By Diane L. Kelsch, MS, REHS
Sushi” refers to a special kind of cooked sticky rice with sweetened rice wine vinegar, but commonly, the term is used to describe a finger-sized piece of raw fish or shellfish on or with a bed of acidified (vinegar) rice. Although sushi can be made from a wide variety of fish and non fish ingredients, fish products commonly used in sushi include salmon, snapper, tuna, mackerel, yellowtail, roe, sea urchin, eel, clam, conch, scallops, crab, and lobster.
The larval stage of parasites consumed in raw or undercooked fish can present a health hazard in humans. Most of these parasites cause mild to moderate illness such as nausea, vomiting, diarrhea, and abdominal pain, but more serious problems such as central nervous system and organ damage can occur. For that reason, the Food Code requires freezing for parasite destruction in fish that are to be consumed raw or undercooked.
What are the Food Code requirements for parasite destruction?
The Food Code requires fish that are to be consumed, raw, raw-marinated, partially cooked, or marinated partially-cooked be frozen, for parasite destruction. The fish must be stored and frozen according to specific time and temperature combinations prior to service or sale in ready-to-eat form:
(1) Frozen and stored at a -20°C (-4°F) or below for a minimum of 168 hours (7 days) in a freezer;
(2) Frozen at -35°C (-31°F) or below until solid and stored at -35°C (-31°F) or below for a minimum of 15 hours; or (3) Frozen at -35°C (-31°F) or below until solid and stored at -20°C (-4°F) or below for a minimum of 24 hours.
Why is parasite destruction necessary if Table 3.1 of the Fish and Fishery Products Hazards and Controls Guidance does not identify a certain species as having a parasite hazard?
Fish species that do not have specific parasite hazards identified are not necessarily safe when consumed raw or undercooked for the following reasons: Table 3.1 only identifies fish species with well documented parasite hazards, if the fish species is generally cooked before consumption, they are not included in Table 3.1 as having a parasite hazard, and in some cases, there is insufficient information or data to be able to denote a specific parasite hazard or deem the species as naturally parasite-free.
Therefore, unless the specific species is listed as exempt under Section 3-402.11(B) of the Food Code, the species must undergo freezing for parasite destruction prior to being served in a raw or undercooked state.
What are the Exemptions to Freezing for Parasite Destruction?
Section 3-402.11(B) exempts the following fish or fish products from the freezing requirements: molluscan shellfish, aquacultured fish (such as salmon) that have been raised in net pens, ponds, or tanks and are fed commercially formulated pellet food, fish eggs that have been removed from the skein and rinsed, and the following tuna species, which are naturally parasite free due to their body temperature: Thunnus alalunga, Thunnus albacares (Yellowfin tuna), Thunnus atlanticus, Thunnus maccoyii (Bluefin tuna, Southern), Thunnus obesus (Bigeye tuna), or Thunnus thynnus (Bluefin tuna, Northern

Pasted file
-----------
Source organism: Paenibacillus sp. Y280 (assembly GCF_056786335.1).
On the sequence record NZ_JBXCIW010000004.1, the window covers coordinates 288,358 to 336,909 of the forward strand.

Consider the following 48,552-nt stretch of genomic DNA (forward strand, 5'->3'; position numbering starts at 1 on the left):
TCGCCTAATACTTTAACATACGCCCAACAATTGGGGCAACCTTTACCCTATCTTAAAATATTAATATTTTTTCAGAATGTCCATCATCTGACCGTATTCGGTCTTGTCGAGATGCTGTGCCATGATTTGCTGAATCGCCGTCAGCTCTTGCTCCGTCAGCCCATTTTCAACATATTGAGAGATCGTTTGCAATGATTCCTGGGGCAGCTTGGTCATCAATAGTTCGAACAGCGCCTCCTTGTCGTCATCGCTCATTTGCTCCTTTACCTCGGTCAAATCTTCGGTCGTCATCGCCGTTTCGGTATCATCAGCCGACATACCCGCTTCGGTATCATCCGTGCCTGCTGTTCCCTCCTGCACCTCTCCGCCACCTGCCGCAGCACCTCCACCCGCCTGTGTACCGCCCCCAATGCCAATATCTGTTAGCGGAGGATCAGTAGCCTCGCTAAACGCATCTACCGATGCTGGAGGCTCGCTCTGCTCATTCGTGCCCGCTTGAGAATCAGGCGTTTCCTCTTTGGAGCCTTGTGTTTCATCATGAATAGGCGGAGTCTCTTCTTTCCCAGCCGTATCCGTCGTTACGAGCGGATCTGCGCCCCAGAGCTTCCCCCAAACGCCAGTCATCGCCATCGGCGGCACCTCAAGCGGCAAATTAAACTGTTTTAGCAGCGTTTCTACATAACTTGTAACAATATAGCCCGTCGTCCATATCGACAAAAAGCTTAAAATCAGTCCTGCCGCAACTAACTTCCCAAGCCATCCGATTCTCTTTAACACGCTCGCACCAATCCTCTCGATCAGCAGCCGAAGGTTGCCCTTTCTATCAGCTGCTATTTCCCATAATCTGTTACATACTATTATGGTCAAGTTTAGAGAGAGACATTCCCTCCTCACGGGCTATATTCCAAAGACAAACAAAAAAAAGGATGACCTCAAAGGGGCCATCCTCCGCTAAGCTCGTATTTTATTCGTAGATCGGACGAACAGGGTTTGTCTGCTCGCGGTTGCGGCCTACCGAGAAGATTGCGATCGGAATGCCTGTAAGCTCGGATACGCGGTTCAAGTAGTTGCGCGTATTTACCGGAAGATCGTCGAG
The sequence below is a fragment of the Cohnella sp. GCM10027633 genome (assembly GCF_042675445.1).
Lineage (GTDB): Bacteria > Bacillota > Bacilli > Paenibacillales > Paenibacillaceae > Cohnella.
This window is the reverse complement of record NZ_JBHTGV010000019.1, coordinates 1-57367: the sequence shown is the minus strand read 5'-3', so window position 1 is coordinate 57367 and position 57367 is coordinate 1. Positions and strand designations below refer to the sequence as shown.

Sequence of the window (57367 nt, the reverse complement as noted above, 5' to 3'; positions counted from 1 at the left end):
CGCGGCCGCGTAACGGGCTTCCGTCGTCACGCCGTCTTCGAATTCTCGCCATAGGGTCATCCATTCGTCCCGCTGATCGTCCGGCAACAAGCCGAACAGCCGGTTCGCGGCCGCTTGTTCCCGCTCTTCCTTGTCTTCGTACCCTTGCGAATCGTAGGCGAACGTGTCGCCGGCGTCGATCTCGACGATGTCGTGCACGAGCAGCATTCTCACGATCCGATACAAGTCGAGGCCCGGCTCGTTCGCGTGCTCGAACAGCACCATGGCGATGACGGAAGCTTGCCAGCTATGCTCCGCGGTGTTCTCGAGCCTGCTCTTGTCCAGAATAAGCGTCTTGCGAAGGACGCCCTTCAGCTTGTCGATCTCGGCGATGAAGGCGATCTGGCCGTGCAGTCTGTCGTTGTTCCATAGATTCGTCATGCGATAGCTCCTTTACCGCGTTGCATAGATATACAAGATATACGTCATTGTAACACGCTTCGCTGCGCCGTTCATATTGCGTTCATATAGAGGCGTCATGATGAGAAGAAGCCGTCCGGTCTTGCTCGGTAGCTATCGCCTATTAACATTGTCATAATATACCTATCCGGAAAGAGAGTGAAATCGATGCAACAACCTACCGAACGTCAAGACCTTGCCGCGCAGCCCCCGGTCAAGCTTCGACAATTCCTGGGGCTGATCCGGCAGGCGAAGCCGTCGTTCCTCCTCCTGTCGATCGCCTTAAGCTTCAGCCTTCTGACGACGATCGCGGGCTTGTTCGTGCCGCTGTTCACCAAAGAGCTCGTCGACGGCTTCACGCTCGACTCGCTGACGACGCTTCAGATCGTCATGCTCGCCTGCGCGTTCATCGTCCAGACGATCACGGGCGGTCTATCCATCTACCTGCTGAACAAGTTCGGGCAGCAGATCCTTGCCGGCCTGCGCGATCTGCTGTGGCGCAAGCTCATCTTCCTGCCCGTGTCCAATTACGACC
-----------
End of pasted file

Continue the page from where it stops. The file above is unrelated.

What are the record keeping requirements for parasite destruction?
If the fish is frozen on site, the person in charge shall record the freezing temperature and time to which the fish are subjected. The establishment must be able to verify the freezing requirements established in 3-402.11(A) were met throughout the designated time.
If the fish are frozen by a supplier, a written agreement or statement from the supplier stipulating that the fish supplied are frozen to a temperature and for a time specified under Section 3-402.11(A) may substitute for the record. Note: A statement from the supplier stating that the fish were processed in a firm that meets the requirements of 21 CFR 123 - Fish and Fishery Products does not meet the record keeping requirement (specific freezing times and temperatures must be provided).
If the fish are aquacultured and raised and fed as specified in Subparagraph 3-402.11(B)(3), a written agreement or statement from the supplier or aquaculturist stipulating that the fish were raised and fed commercially formulated pellet food shall be obtained by the person in charge.
Records pertaining to parasite destruction must be retained by the establishment for 90 calendar days beyond the time of service or sale of the fish.
Why does the FDA Food Code Require Parasite Destruction Records be maintained for 90 days?
There are a number of fish parasites that take days, weeks and even months to go through their infective life cycle and exhibit symptoms in the consumer. This must be followed by a diagnosis, treatment and investigation as to the cause and source of the parasite. Documentation of freezing fish for parasite destruction was set at 90 days because of the length of time involved with the onset of illness and the investigation of the food source.
Diane L. Kelsch, MS, REHS is a Regional Retail Food Specialist with the U.S. Public Health Service, U. S. Food and Drug Administration, Southeast Region.